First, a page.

When TBT Crosses the Line, What's a Times Media Critic To Do?
The impact of TBT's in-your-face headlines sometimes brings friction. Some reporters have worked hard to develop reputations for fairness on their beats, only to see a saucy headline slapped on the version of their story published in TBT, damaging that reputation in an instant.
My name is apparently included in TBT's story today on WFLA meteorologist John Winter's suicide because they used material from a story I wrote nearly two months ago. Ironically,the point of that story was that suicide is rarely the result of a single event, particularly when the person has been struggling with depression the way Winter was.
What upset me most about today's headline was its adoption of a misconception that suicide prevention activists have been fighting for years: that a single incident can "cause" suicide. It's like believing a shocking surprise can cause a heart attack -- it happens sometimes, but more often the culprit is a longstanding problem festering over a long period.
Given that the online edition bears a different headline as I write this, I wonder if somebody else in Timesland isn't similarly disappointed.
When Winter killed himself, I heard from suicide prevention activists from all over the country, begging us to be sensitive about how these things happen. I spent time on the phone with Winter's family, and even though they declined to talk to me, I promised to handle my reporting as respectfully as possible and was proud of the story which resulted.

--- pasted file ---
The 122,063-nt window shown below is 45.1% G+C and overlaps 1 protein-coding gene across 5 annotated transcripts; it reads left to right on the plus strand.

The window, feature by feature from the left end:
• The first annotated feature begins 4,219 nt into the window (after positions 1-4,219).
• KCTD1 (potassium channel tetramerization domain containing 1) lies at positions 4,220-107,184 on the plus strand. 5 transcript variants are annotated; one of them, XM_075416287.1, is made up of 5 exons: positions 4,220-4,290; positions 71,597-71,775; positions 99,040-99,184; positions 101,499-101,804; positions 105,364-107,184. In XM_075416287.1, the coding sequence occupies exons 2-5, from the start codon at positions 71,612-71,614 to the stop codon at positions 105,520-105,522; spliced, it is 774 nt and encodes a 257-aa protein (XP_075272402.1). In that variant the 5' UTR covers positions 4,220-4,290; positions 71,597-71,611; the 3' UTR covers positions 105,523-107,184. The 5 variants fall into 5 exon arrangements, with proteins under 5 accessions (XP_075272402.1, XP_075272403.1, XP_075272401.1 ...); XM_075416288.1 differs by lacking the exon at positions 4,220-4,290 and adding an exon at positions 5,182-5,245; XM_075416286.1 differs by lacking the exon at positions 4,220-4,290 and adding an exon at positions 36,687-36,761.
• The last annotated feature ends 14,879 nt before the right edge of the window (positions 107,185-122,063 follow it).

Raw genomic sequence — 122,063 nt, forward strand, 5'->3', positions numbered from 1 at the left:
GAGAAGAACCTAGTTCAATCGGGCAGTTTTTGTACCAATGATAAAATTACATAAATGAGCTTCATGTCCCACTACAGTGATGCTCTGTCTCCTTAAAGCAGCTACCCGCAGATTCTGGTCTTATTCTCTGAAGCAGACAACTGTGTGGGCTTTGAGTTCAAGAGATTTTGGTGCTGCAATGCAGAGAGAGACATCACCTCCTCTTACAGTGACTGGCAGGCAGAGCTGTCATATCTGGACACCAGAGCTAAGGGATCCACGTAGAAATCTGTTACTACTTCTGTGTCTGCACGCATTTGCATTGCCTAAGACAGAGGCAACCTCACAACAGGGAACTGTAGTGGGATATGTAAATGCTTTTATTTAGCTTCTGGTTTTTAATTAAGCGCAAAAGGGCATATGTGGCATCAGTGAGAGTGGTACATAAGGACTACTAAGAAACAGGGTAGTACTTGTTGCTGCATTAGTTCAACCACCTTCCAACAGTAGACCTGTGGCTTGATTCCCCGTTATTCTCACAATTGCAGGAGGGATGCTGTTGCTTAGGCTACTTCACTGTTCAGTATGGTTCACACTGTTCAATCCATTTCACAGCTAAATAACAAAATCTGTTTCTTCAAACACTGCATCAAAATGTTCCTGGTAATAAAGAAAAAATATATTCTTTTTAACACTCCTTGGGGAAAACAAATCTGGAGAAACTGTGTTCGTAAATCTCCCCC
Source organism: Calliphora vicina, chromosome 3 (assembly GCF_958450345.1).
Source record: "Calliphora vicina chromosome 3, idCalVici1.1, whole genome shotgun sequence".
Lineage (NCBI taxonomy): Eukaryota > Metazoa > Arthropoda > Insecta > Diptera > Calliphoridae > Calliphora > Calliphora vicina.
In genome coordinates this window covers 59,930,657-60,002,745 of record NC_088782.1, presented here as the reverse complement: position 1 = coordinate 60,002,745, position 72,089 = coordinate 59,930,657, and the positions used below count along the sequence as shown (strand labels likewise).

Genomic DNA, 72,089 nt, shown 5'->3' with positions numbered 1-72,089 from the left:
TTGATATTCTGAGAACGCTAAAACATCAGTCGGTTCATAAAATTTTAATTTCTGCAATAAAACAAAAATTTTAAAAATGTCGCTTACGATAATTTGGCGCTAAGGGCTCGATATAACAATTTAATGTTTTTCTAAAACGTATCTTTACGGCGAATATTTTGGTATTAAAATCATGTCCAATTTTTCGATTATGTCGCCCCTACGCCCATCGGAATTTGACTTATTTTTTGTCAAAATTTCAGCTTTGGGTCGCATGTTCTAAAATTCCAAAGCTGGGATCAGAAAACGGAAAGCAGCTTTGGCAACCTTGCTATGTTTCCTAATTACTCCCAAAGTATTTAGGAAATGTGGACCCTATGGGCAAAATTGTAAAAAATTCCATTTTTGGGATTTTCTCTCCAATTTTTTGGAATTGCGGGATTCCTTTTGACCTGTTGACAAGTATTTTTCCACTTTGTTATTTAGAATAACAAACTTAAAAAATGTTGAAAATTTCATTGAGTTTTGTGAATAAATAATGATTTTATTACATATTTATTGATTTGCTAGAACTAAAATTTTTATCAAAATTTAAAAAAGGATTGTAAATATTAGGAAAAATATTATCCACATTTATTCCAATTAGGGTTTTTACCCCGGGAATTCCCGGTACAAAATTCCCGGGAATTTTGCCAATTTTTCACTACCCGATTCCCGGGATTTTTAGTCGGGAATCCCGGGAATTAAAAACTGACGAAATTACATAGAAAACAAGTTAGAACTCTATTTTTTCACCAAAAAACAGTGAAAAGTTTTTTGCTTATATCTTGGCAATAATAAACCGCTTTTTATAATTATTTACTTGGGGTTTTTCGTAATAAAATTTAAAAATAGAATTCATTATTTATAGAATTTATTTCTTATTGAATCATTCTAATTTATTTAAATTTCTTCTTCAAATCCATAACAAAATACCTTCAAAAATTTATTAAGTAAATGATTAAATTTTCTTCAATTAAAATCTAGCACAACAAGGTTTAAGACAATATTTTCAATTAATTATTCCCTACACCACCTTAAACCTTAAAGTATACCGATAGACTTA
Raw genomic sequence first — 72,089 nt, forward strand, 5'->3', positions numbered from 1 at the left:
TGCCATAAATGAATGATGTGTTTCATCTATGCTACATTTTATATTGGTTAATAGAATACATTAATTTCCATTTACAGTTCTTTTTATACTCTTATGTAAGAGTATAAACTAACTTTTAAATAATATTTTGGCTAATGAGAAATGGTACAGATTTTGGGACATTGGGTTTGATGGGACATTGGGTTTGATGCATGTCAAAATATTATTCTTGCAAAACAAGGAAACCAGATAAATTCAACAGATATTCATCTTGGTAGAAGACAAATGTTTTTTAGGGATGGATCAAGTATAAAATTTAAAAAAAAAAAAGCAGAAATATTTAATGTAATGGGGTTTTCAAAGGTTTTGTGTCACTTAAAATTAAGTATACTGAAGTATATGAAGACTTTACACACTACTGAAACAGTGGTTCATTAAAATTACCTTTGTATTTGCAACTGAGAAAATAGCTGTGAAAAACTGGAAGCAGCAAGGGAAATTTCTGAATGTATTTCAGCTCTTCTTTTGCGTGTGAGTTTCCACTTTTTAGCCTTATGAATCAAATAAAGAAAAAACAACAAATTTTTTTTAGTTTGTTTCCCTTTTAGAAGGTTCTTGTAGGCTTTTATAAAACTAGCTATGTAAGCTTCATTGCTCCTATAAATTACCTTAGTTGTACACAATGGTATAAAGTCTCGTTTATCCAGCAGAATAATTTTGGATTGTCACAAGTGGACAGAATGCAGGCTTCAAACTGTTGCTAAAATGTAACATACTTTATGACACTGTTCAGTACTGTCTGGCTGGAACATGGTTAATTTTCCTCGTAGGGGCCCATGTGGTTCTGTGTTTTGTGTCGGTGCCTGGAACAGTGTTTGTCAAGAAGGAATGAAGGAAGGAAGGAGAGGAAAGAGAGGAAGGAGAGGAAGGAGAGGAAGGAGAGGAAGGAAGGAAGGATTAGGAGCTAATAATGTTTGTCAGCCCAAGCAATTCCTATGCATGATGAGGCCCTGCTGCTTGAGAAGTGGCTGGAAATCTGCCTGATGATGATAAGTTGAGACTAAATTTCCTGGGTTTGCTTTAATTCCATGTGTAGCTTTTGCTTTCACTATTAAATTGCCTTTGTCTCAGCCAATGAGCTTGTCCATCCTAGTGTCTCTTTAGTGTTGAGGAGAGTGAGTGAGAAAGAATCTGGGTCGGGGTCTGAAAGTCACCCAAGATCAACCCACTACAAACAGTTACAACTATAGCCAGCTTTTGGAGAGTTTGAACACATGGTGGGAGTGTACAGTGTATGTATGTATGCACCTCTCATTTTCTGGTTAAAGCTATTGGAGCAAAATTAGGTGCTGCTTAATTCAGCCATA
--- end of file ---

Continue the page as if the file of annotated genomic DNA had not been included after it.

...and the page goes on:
Now I'm fielding a call from the general manager at WFTS-Ch. 28, where Winter's father works, who says they are desperately trying to grab all copies of the newspaper from the building before Jack shows up for work and sees them. I know we do lots of stories that others might not want their loved ones to see, but in this case, the headline didn't have to be as blunt or as misguided.
I'm also NOT distancing myself from our reporting on the details just before Winter's death, especially police reports detailing his admission he'd had an affair. There were too many rumors flying about to avoid telling the community what the police revealed in public documents about his suicide. I'm still wondering why journalists at WFLA-Ch. 8 didn't seem to reference this material at all during their broadcasts last night.
But such reporting also needs to be handled with some sensitivity and context.
All I can do now is use this space, which I control more than any other area of Timesland, to express my own objections to this awful cover and disassociate myself from it much as I can.
Wonder how long it's going to take me to live this one down?